Funding was obtained through federal and state funds. The former includes $690,000 from a Section 5311 grant, designed to support public transportation in rural areas, and from the American Recovery and Reinvestment Act of 2009. The latter includes $40,000 gained through “Illinois Jobs Now!”, a six year, $31 billion statewide capital program supported by 20 year state bonds and federal and local matching funds.

Knox County, of which Galesburg became the seat, was founded in 1825, its first settlers arriving within the next year. The town of Galesburg originated with the ambitions of George W. Gale, a Presbyterian minister from Oneida County, New York, who intended to establish a collegiate institution providing religious education in the Mississippi Valley. In early November 1835, his scouts found a suitable spot for their colony and purchased thirty-six square miles of land. Their intent was to sell town plots around a nucleus that would become the college to fund the endeavor and populate the settlement, and over the course of a year, Knox’s small colony made their journey to Illinois.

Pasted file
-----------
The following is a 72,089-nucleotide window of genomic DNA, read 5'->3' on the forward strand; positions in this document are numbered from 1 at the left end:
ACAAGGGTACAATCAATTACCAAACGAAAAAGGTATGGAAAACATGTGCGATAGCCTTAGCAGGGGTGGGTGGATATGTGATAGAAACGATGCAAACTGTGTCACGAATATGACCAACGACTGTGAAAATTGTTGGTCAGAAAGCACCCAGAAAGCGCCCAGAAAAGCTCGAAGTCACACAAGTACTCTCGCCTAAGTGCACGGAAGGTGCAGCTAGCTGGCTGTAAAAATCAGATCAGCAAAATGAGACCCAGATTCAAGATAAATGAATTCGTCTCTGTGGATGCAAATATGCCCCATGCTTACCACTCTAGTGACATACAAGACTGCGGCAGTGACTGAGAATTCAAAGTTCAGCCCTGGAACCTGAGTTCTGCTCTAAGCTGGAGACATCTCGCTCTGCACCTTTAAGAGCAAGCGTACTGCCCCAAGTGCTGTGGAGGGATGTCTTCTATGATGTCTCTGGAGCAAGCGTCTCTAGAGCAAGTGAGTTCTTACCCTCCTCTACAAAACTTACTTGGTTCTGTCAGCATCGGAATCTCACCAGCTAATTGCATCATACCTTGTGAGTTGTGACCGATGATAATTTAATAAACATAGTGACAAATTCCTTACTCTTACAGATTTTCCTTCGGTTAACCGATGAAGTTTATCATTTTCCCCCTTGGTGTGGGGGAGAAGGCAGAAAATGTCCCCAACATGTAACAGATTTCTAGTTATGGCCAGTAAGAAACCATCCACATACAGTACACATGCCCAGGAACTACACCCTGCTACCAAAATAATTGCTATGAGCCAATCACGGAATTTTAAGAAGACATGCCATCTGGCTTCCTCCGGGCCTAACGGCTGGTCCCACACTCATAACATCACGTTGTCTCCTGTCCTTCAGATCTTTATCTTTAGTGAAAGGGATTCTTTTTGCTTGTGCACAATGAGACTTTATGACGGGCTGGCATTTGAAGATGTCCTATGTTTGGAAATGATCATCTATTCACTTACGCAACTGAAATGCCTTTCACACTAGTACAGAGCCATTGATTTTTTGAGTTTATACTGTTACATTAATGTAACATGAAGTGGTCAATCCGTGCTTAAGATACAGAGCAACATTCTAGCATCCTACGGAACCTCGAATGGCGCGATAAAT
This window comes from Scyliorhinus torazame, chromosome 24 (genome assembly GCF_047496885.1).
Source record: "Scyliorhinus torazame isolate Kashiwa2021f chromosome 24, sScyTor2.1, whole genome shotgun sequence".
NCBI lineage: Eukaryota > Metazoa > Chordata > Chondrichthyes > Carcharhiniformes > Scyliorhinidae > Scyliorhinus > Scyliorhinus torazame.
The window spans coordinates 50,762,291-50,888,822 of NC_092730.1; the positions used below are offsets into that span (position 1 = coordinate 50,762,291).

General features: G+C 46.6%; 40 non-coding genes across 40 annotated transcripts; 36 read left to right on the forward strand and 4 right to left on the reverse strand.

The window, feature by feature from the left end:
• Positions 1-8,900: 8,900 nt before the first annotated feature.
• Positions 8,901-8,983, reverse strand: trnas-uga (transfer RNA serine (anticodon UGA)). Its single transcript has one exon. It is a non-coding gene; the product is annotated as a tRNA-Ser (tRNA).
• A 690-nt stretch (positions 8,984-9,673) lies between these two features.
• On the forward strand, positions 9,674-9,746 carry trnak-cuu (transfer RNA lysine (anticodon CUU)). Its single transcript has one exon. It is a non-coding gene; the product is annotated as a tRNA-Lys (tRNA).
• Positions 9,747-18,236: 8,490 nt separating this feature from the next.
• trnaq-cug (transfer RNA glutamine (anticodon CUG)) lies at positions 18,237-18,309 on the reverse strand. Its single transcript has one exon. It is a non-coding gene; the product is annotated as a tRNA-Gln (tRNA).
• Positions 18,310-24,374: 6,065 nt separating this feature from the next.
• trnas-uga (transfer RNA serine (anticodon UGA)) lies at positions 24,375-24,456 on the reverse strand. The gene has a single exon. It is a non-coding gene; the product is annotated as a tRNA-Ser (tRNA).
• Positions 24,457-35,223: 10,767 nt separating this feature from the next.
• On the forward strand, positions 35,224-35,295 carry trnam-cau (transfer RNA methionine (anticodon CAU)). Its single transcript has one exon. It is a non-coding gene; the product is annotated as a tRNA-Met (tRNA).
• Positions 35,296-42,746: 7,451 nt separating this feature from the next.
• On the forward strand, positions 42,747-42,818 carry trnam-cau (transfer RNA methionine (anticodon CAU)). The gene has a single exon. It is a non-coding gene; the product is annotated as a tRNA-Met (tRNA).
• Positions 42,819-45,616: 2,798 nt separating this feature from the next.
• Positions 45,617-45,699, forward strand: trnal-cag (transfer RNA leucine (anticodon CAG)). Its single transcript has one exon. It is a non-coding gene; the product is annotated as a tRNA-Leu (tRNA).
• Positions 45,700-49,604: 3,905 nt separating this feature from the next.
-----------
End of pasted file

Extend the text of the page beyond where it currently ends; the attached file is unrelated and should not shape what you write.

Once in their new home, they moved immediately to form a group of trustees and founded Knox Manual Labor College in 1837; the name was shortened to Knox College in 1857. There is some uncertainty as to whether the college was named for the Calvinist leader, John Knox, or the U.S. Secretary of War and Revolutionary War hero Henry Knox—perhaps both. The college, which opened its doors in 1841, spurred the growth of the town, and its Old Main building hosted one of the famous Lincoln-Douglas debates, held in 1858.

It’s no coincidence that the Galesburg station and railroad museum are adjacent to the downtown Knox College campus, as the railroad has also played a major part in Galesburg’s life since the CB&Q arrived in 1854. The CB&Q (succeeded by BNSF) established a major rail yard in Galesburg, with car-shops, round house, locomotive maintenance department, bridge department and stockyards. This still-active rail yard was the first to use hump sorting. With seven main rail lines going in and out of the city, Galesburg is still a transportation center.